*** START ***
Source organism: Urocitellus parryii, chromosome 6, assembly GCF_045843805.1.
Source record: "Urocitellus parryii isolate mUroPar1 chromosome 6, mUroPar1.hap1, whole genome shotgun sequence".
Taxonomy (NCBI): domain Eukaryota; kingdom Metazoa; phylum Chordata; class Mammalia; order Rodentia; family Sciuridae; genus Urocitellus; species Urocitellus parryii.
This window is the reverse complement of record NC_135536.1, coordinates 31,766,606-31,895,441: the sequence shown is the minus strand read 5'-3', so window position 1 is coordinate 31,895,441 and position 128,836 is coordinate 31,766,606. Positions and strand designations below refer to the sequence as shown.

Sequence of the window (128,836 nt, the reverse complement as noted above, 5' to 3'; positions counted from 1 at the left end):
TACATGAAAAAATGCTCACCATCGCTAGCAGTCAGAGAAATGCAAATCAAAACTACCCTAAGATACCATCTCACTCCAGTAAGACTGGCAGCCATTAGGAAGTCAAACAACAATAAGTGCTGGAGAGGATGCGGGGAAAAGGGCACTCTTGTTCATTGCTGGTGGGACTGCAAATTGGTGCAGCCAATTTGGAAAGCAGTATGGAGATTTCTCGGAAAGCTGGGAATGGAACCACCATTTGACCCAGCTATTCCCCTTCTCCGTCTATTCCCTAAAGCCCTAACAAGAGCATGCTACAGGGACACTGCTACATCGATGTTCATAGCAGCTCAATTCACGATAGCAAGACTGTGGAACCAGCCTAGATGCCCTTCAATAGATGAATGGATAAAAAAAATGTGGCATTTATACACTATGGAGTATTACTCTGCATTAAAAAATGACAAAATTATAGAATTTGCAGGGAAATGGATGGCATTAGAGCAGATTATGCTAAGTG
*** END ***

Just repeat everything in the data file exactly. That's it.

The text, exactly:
Source organism: Urocitellus parryii, chromosome 6, assembly GCF_045843805.1.
Source record: "Urocitellus parryii isolate mUroPar1 chromosome 6, mUroPar1.hap1, whole genome shotgun sequence".
Taxonomy (NCBI): domain Eukaryota; kingdom Metazoa; phylum Chordata; class Mammalia; order Rodentia; family Sciuridae; genus Urocitellus; species Urocitellus parryii.
This window is the reverse complement of record NC_135536.1, coordinates 31,766,606-31,895,441: the sequence shown is the minus strand read 5'-3', so window position 1 is coordinate 31,895,441 and position 128,836 is coordinate 31,766,606. Positions and strand designations below refer to the sequence as shown.

Sequence of the window (128,836 nt, the reverse complement as noted above, 5' to 3'; positions counted from 1 at the left end):
TACATGAAAAAATGCTCACCATCGCTAGCAGTCAGAGAAATGCAAATCAAAACTACCCTAAGATACCATCTCACTCCAGTAAGACTGGCAGCCATTAGGAAGTCAAACAACAATAAGTGCTGGAGAGGATGCGGGGAAAAGGGCACTCTTGTTCATTGCTGGTGGGACTGCAAATTGGTGCAGCCAATTTGGAAAGCAGTATGGAGATTTCTCGGAAAGCTGGGAATGGAACCACCATTTGACCCAGCTATTCCCCTTCTCCGTCTATTCCCTAAAGCCCTAACAAGAGCATGCTACAGGGACACTGCTACATCGATGTTCATAGCAGCTCAATTCACGATAGCAAGACTGTGGAACCAGCCTAGATGCCCTTCAATAGATGAATGGATAAAAAAAATGTGGCATTTATACACTATGGAGTATTACTCTGCATTAAAAAATGACAAAATTATAGAATTTGCAGGGAAATGGATGGCATTAGAGCAGATTATGCTAAGTG